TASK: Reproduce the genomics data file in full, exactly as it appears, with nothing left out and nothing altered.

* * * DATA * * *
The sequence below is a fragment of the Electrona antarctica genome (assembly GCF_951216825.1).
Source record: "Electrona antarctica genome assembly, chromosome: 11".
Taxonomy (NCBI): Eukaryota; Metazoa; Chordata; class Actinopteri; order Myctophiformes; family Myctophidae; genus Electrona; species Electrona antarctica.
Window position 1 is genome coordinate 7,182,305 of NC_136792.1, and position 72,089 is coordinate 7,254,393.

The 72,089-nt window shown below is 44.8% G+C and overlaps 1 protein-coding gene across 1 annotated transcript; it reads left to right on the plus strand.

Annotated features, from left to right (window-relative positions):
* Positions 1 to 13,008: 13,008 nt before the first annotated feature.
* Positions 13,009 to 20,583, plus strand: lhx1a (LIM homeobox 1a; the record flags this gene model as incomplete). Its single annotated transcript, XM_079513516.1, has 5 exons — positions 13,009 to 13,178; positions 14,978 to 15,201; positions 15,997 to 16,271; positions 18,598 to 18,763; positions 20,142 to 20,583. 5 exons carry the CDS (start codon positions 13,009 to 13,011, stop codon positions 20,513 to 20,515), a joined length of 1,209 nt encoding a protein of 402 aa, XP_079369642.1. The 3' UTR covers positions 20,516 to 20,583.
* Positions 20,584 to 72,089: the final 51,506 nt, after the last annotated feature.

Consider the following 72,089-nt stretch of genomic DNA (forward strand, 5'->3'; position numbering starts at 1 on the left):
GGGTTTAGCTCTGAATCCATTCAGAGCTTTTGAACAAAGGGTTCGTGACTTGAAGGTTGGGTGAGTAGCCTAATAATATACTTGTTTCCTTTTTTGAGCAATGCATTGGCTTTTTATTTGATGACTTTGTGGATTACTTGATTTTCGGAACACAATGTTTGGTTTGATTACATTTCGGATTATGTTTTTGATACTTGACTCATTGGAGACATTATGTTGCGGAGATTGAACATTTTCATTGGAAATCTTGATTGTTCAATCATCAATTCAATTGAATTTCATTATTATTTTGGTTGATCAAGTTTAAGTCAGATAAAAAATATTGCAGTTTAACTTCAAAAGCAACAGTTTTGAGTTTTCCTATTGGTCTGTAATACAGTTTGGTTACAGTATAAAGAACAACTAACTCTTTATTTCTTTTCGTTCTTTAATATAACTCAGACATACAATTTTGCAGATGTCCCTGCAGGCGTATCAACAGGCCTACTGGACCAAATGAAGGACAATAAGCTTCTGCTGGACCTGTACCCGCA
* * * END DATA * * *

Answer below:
The sequence below is a fragment of the Electrona antarctica genome (assembly GCF_951216825.1).
Source record: "Electrona antarctica genome assembly, chromosome: 11".
Taxonomy (NCBI): Eukaryota; Metazoa; Chordata; class Actinopteri; order Myctophiformes; family Myctophidae; genus Electrona; species Electrona antarctica.
Window position 1 is genome coordinate 7,182,305 of NC_136792.1, and position 72,089 is coordinate 7,254,393.

The 72,089-nt window shown below is 44.8% G+C and overlaps 1 protein-coding gene across 1 annotated transcript; it reads left to right on the plus strand.

Annotated features, from left to right (window-relative positions):
* Positions 1 to 13,008: 13,008 nt before the first annotated feature.
* Positions 13,009 to 20,583, plus strand: lhx1a (LIM homeobox 1a; the record flags this gene model as incomplete). Its single annotated transcript, XM_079513516.1, has 5 exons — positions 13,009 to 13,178; positions 14,978 to 15,201; positions 15,997 to 16,271; positions 18,598 to 18,763; positions 20,142 to 20,583. 5 exons carry the CDS (start codon positions 13,009 to 13,011, stop codon positions 20,513 to 20,515), a joined length of 1,209 nt encoding a protein of 402 aa, XP_079369642.1. The 3' UTR covers positions 20,516 to 20,583.
* Positions 20,584 to 72,089: the final 51,506 nt, after the last annotated feature.

Consider the following 72,089-nt stretch of genomic DNA (forward strand, 5'->3'; position numbering starts at 1 on the left):
GGGTTTAGCTCTGAATCCATTCAGAGCTTTTGAACAAAGGGTTCGTGACTTGAAGGTTGGGTGAGTAGCCTAATAATATACTTGTTTCCTTTTTTGAGCAATGCATTGGCTTTTTATTTGATGACTTTGTGGATTACTTGATTTTCGGAACACAATGTTTGGTTTGATTACATTTCGGATTATGTTTTTGATACTTGACTCATTGGAGACATTATGTTGCGGAGATTGAACATTTTCATTGGAAATCTTGATTGTTCAATCATCAATTCAATTGAATTTCATTATTATTTTGGTTGATCAAGTTTAAGTCAGATAAAAAATATTGCAGTTTAACTTCAAAAGCAACAGTTTTGAGTTTTCCTATTGGTCTGTAATACAGTTTGGTTACAGTATAAAGAACAACTAACTCTTTATTTCTTTTCGTTCTTTAATATAACTCAGACATACAATTTTGCAGATGTCCCTGCAGGCGTATCAACAGGCCTACTGGACCAAATGAAGGACAATAAGCTTCTGCTGGACCTGTACCCGCA